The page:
Why Nathan Rawlins-Kibonge Chose Oklahoma Over Stanford

Parker Thune

Make it nine commitments in the 2021 class for Oklahoma, as four-star DE Nathan Rawlins-Kibonge announced Wednesday afternoon that he'd chosen the Sooners.

Rawlins-Kibonge joins a Sooner recruiting class that already includes four-star DE prospects Clayton Smith and Ethan Downs. Other 2021 defenders that have pledged their talents to Oklahoma include DB Jordan Mukes, OLB Danny Stutsman and DT Isaiah Coe.

It's the culmination of an unbelievable rise to gridiron stardom for the former Washington State basketball commit. Rawlins-Kibonge had never played competitive football prior to 2019, but burst onto the scene with a vengeance. The 6-foot-7, 248-pound specimen immediately shot up recruiting rankings with his dominant play at defensive end, and earned football offers from a plethora of Power 5 programs.

But in the end, it was Alex Grinch's decisive pitch that won the Portland native over.

“Boomer Sooner," said Rawlins-Kibonge. "I weighed every option, looked at every school, and eventually the decision came down to them, ASU and Stanford. Coach Grinch told me that I could either come there [to Oklahoma] or watch them play in the playoff. And I was like… wow, I don’t really want to be doing that.”

Rawlins-Kibonge, owner of a 4.0 GPA, had previously told SI Sooners that he wants to pursue a doctorate degree in addition to a football career. Thus, when Stanford offered him back in May, it seemed that the value of the education might sway him to Palo Alto. But Rawlins-Kibonge's dreams of NFL glory took precedence.

“I felt like if I went to Stanford, I’d fall back on my Plan B," he said. "Going to Oklahoma, I feel like I want to get to the NFL.”

Not long after receiving the offer from the Cardinal, Rawlins-Kibonge took a virtual visit to OU. His relationship with outside linebackers coach Jamar Cain had spurred his initial interest in the Sooners, but he soon learned that it wasn't just Cain who knew his name. The hospitality and personalization of the experience blew Rawlins-Kibonge away.

“Honestly, that was one of the biggest [factors]," he said. "All the other virtual visits I took were pre-recorded videos that could be played for anybody. And at Oklahoma, they were saying my name in the video. They had me on the field. They had me in the basketball arena. They were talking to me. They were showing me my name and where I would be. If they were the only ones willing to do that, then they must want me the most.”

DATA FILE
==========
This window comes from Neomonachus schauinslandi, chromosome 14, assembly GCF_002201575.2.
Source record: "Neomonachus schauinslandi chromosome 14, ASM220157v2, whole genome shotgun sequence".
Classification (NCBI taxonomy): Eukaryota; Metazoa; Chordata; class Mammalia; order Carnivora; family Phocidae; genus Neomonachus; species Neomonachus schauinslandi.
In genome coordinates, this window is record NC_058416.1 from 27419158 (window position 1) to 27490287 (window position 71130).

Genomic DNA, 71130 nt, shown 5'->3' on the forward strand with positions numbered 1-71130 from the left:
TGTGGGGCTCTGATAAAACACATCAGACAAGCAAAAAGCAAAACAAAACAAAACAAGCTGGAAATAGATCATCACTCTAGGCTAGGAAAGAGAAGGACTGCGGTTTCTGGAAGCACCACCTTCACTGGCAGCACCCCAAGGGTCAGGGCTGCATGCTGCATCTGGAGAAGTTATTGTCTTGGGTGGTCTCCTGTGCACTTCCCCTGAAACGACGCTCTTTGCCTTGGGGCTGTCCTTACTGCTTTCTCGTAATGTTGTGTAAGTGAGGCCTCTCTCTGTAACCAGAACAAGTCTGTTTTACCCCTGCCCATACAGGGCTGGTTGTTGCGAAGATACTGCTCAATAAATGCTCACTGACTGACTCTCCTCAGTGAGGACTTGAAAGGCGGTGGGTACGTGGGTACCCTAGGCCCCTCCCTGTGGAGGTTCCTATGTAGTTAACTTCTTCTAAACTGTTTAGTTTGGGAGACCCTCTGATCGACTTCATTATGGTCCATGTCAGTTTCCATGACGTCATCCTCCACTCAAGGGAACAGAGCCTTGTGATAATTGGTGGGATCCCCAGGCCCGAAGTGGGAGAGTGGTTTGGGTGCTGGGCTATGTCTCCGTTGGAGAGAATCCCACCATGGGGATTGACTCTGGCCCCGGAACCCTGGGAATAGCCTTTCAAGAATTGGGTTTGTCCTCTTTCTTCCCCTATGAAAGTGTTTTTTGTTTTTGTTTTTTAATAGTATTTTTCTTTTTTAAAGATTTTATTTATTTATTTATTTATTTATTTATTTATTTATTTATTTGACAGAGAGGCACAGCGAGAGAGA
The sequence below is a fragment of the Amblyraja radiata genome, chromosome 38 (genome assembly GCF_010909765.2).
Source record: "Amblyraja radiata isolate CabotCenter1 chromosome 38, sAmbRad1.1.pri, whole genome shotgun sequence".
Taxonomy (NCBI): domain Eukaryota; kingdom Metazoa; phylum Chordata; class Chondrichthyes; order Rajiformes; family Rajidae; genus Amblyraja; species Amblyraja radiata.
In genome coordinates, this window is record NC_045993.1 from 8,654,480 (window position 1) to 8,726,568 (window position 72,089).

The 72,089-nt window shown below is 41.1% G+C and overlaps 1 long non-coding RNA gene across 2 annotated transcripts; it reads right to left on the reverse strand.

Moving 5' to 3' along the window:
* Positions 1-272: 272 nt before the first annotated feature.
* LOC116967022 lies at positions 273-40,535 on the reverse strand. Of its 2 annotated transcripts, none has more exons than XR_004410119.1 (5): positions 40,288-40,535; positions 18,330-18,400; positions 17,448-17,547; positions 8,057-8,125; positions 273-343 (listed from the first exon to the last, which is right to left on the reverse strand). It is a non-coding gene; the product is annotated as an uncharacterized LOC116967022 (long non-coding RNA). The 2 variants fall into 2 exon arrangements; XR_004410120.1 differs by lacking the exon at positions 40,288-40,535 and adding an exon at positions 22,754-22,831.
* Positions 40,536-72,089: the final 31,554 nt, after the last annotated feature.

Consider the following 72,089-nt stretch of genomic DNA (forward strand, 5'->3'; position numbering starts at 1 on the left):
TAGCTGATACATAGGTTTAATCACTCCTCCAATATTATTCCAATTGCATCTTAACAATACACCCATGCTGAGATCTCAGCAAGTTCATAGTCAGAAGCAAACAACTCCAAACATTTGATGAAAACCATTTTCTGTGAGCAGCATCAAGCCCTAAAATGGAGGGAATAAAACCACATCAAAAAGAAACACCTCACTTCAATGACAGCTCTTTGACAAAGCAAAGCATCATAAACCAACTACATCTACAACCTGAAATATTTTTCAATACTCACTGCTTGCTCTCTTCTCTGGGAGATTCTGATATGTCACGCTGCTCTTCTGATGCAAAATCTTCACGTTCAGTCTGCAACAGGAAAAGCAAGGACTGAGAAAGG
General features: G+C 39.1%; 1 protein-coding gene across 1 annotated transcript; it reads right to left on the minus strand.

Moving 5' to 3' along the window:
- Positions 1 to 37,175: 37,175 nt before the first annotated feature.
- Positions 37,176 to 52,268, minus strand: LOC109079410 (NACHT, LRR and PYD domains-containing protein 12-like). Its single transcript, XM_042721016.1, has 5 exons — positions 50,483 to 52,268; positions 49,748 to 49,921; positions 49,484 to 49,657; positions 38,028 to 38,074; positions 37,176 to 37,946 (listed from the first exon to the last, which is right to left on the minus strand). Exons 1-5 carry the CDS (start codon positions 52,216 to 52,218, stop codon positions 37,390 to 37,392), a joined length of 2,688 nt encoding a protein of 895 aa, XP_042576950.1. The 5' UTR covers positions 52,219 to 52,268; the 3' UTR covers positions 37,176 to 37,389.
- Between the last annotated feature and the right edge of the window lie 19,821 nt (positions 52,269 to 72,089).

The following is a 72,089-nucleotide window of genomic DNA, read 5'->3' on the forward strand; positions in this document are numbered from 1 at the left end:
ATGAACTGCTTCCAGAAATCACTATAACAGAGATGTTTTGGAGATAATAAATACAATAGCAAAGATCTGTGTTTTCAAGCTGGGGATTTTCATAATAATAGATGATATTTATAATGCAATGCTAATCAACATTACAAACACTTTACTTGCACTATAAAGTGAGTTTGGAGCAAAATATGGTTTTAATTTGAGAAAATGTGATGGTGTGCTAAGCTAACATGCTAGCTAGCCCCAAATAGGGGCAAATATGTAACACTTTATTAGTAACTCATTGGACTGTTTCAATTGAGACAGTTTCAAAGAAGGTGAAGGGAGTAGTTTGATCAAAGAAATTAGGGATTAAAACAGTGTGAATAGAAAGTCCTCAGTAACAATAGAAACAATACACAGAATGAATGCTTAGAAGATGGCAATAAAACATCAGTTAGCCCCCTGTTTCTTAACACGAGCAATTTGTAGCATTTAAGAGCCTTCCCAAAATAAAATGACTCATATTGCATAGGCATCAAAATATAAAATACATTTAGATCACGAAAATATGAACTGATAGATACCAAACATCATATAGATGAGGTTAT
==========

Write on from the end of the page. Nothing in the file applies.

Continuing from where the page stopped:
And it wasn't just the Sooner football staff that left a lasting impression upon Rawlins-Kibonge. Head basketball coach Lon Kruger, well known for his congenial and upbeat demeanor, spoke to the two-sport standout and offered him a roster spot.

“They brought [Kruger] on while I was on the virtual visit," Rawlins-Kibonge said. "That was another thing that nobody else did. I talked to him, and he said they’d love to have me on their hoops team. That’s just another box to check, you know what I mean? I definitely want to play both sports; I don’t think my basketball career is over just yet.”

However, his future on the gridiron is the priority, at least for the moment. Rawlins-Kibonge is all-in on the Speed D vision, and says he's already spoken to Grinch and Cain about where he'll fit into the picture.

“They want me to be a strong-side D-end, but they also want me to be able to drop back in coverage if I need to," he said. "They harped on my athleticism, because I’m long and I’m fast. They want me to get bigger; I talked to the strength and conditioning coach [Bennie Wylie]. He said that he wants to get me to 265 or 270 pounds. I'm just excited to work.”

Above all, Rawlins-Kibonge said he appreciated Grinch's transparency. The second-year defensive coordinator isn't satisfied with the state of his Sooner unit, and he's on a mission to reverse the public perception of Oklahoma's oft-maligned defense. In the meantime, he's making no bones about the upheaval that he's initiated within the program.

"Coach Grinch told me that I'm coming to be part of a winning program," Rawlins-Kibonge said. "[But] he also said, ‘We’re not even good yet. I’d never lie to anybody; I don’t even think we’re good yet.' And I have the same mentality. I’m not good until I’m number one."

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